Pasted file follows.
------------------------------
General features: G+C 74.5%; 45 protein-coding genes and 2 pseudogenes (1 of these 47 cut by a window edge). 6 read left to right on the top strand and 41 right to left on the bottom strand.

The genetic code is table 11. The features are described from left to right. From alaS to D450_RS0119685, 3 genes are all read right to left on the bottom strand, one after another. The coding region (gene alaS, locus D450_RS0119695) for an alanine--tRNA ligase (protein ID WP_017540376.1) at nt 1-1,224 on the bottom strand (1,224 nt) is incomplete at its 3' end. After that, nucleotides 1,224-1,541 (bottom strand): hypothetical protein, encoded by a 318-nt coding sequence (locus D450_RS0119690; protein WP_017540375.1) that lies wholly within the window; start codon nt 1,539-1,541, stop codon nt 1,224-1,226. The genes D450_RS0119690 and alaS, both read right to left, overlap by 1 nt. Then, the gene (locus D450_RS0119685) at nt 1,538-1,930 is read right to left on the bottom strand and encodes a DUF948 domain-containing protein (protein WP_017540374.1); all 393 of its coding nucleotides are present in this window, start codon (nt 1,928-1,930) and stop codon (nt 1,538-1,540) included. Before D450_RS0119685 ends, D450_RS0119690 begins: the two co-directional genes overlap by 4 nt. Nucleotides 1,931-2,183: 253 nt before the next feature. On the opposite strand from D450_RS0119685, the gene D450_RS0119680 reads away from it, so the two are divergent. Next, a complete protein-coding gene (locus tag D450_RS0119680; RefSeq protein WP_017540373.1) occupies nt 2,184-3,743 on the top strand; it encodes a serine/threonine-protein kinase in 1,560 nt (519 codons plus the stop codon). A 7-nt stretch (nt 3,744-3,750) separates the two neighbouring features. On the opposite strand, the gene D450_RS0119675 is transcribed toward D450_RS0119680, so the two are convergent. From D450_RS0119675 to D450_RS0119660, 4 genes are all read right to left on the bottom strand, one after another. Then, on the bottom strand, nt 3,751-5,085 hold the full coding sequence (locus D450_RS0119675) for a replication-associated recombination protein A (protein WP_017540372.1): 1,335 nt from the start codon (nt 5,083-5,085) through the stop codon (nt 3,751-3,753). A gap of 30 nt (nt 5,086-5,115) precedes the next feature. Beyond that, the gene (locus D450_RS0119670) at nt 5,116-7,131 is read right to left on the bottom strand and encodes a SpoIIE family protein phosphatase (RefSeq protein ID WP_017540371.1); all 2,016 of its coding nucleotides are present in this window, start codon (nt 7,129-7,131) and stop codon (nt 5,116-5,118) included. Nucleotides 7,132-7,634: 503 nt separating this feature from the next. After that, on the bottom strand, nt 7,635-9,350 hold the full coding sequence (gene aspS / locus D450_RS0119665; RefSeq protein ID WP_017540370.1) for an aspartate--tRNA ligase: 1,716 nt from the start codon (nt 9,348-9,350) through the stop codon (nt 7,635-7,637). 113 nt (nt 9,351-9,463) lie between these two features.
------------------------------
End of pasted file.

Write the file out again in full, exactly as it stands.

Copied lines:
General features: G+C 74.5%; 45 protein-coding genes and 2 pseudogenes (1 of these 47 cut by a window edge). 6 read left to right on the top strand and 41 right to left on the bottom strand.

The genetic code is table 11. The features are described from left to right. From alaS to D450_RS0119685, 3 genes are all read right to left on the bottom strand, one after another. The coding region (gene alaS, locus D450_RS0119695) for an alanine--tRNA ligase (protein ID WP_017540376.1) at nt 1-1,224 on the bottom strand (1,224 nt) is incomplete at its 3' end. After that, nucleotides 1,224-1,541 (bottom strand): hypothetical protein, encoded by a 318-nt coding sequence (locus D450_RS0119690; protein WP_017540375.1) that lies wholly within the window; start codon nt 1,539-1,541, stop codon nt 1,224-1,226. The genes D450_RS0119690 and alaS, both read right to left, overlap by 1 nt. Then, the gene (locus D450_RS0119685) at nt 1,538-1,930 is read right to left on the bottom strand and encodes a DUF948 domain-containing protein (protein WP_017540374.1); all 393 of its coding nucleotides are present in this window, start codon (nt 1,928-1,930) and stop codon (nt 1,538-1,540) included. Before D450_RS0119685 ends, D450_RS0119690 begins: the two co-directional genes overlap by 4 nt. Nucleotides 1,931-2,183: 253 nt before the next feature. On the opposite strand from D450_RS0119685, the gene D450_RS0119680 reads away from it, so the two are divergent. Next, a complete protein-coding gene (locus tag D450_RS0119680; RefSeq protein WP_017540373.1) occupies nt 2,184-3,743 on the top strand; it encodes a serine/threonine-protein kinase in 1,560 nt (519 codons plus the stop codon). A 7-nt stretch (nt 3,744-3,750) separates the two neighbouring features. On the opposite strand, the gene D450_RS0119675 is transcribed toward D450_RS0119680, so the two are convergent. From D450_RS0119675 to D450_RS0119660, 4 genes are all read right to left on the bottom strand, one after another. Then, on the bottom strand, nt 3,751-5,085 hold the full coding sequence (locus D450_RS0119675) for a replication-associated recombination protein A (protein WP_017540372.1): 1,335 nt from the start codon (nt 5,083-5,085) through the stop codon (nt 3,751-3,753). A gap of 30 nt (nt 5,086-5,115) precedes the next feature. Beyond that, the gene (locus D450_RS0119670) at nt 5,116-7,131 is read right to left on the bottom strand and encodes a SpoIIE family protein phosphatase (RefSeq protein ID WP_017540371.1); all 2,016 of its coding nucleotides are present in this window, start codon (nt 7,129-7,131) and stop codon (nt 5,116-5,118) included. Nucleotides 7,132-7,634: 503 nt separating this feature from the next. After that, on the bottom strand, nt 7,635-9,350 hold the full coding sequence (gene aspS / locus D450_RS0119665; RefSeq protein ID WP_017540370.1) for an aspartate--tRNA ligase: 1,716 nt from the start codon (nt 9,348-9,350) through the stop codon (nt 7,635-7,637). 113 nt (nt 9,351-9,463) lie between these two features.